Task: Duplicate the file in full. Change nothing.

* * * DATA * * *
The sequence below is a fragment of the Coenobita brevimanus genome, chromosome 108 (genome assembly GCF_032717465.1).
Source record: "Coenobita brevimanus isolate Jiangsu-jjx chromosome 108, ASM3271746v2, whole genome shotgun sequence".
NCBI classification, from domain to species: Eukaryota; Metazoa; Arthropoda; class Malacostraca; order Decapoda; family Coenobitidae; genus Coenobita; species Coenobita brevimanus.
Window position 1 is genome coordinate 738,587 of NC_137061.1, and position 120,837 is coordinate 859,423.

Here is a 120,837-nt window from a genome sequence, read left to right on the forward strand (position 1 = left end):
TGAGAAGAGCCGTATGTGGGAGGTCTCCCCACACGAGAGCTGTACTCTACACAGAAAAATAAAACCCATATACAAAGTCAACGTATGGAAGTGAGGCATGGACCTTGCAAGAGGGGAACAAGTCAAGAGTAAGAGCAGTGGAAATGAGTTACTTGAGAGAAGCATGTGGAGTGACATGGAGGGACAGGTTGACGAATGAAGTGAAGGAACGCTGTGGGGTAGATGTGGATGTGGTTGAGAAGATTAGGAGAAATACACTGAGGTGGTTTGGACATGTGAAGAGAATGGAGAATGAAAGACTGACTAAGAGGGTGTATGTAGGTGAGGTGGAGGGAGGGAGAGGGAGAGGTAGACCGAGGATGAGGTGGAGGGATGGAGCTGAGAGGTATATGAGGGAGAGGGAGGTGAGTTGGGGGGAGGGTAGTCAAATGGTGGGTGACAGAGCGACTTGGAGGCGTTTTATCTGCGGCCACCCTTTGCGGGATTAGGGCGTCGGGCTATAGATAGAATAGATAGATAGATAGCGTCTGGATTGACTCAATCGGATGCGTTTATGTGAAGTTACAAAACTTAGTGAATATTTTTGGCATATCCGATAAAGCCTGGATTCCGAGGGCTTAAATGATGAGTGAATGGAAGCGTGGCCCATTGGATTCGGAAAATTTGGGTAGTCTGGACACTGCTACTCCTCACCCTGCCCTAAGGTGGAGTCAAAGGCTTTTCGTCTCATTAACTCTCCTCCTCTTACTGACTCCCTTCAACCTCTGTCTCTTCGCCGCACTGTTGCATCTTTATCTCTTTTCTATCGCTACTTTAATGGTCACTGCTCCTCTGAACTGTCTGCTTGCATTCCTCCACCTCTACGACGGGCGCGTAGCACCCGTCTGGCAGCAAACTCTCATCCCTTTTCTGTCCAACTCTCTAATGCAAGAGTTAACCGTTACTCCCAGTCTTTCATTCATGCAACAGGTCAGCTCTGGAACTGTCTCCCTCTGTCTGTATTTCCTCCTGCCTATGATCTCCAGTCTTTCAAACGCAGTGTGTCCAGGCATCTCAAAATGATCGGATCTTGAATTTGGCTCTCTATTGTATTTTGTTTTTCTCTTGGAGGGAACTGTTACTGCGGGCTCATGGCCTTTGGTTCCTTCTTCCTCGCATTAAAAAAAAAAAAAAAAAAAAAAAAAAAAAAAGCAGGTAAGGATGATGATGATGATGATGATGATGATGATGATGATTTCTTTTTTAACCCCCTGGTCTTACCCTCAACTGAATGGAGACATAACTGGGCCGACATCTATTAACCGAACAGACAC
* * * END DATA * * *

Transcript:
The sequence below is a fragment of the Coenobita brevimanus genome, chromosome 108 (genome assembly GCF_032717465.1).
Source record: "Coenobita brevimanus isolate Jiangsu-jjx chromosome 108, ASM3271746v2, whole genome shotgun sequence".
NCBI classification, from domain to species: Eukaryota; Metazoa; Arthropoda; class Malacostraca; order Decapoda; family Coenobitidae; genus Coenobita; species Coenobita brevimanus.
Window position 1 is genome coordinate 738,587 of NC_137061.1, and position 120,837 is coordinate 859,423.

Here is a 120,837-nt window from a genome sequence, read left to right on the forward strand (position 1 = left end):
TGAGAAGAGCCGTATGTGGGAGGTCTCCCCACACGAGAGCTGTACTCTACACAGAAAAATAAAACCCATATACAAAGTCAACGTATGGAAGTGAGGCATGGACCTTGCAAGAGGGGAACAAGTCAAGAGTAAGAGCAGTGGAAATGAGTTACTTGAGAGAAGCATGTGGAGTGACATGGAGGGACAGGTTGACGAATGAAGTGAAGGAACGCTGTGGGGTAGATGTGGATGTGGTTGAGAAGATTAGGAGAAATACACTGAGGTGGTTTGGACATGTGAAGAGAATGGAGAATGAAAGACTGACTAAGAGGGTGTATGTAGGTGAGGTGGAGGGAGGGAGAGGGAGAGGTAGACCGAGGATGAGGTGGAGGGATGGAGCTGAGAGGTATATGAGGGAGAGGGAGGTGAGTTGGGGGGAGGGTAGTCAAATGGTGGGTGACAGAGCGACTTGGAGGCGTTTTATCTGCGGCCACCCTTTGCGGGATTAGGGCGTCGGGCTATAGATAGAATAGATAGATAGATAGCGTCTGGATTGACTCAATCGGATGCGTTTATGTGAAGTTACAAAACTTAGTGAATATTTTTGGCATATCCGATAAAGCCTGGATTCCGAGGGCTTAAATGATGAGTGAATGGAAGCGTGGCCCATTGGATTCGGAAAATTTGGGTAGTCTGGACACTGCTACTCCTCACCCTGCCCTAAGGTGGAGTCAAAGGCTTTTCGTCTCATTAACTCTCCTCCTCTTACTGACTCCCTTCAACCTCTGTCTCTTCGCCGCACTGTTGCATCTTTATCTCTTTTCTATCGCTACTTTAATGGTCACTGCTCCTCTGAACTGTCTGCTTGCATTCCTCCACCTCTACGACGGGCGCGTAGCACCCGTCTGGCAGCAAACTCTCATCCCTTTTCTGTCCAACTCTCTAATGCAAGAGTTAACCGTTACTCCCAGTCTTTCATTCATGCAACAGGTCAGCTCTGGAACTGTCTCCCTCTGTCTGTATTTCCTCCTGCCTATGATCTCCAGTCTTTCAAACGCAGTGTGTCCAGGCATCTCAAAATGATCGGATCTTGAATTTGGCTCTCTATTGTATTTTGTTTTTCTCTTGGAGGGAACTGTTACTGCGGGCTCATGGCCTTTGGTTCCTTCTTCCTCGCATTAAAAAAAAAAAAAAAAAAAAAAAAAAAAAAAGCAGGTAAGGATGATGATGATGATGATGATGATGATGATGATGATTTCTTTTTTAACCCCCTGGTCTTACCCTCAACTGAATGGAGACATAACTGGGCCGACATCTATTAACCGAACAGACAC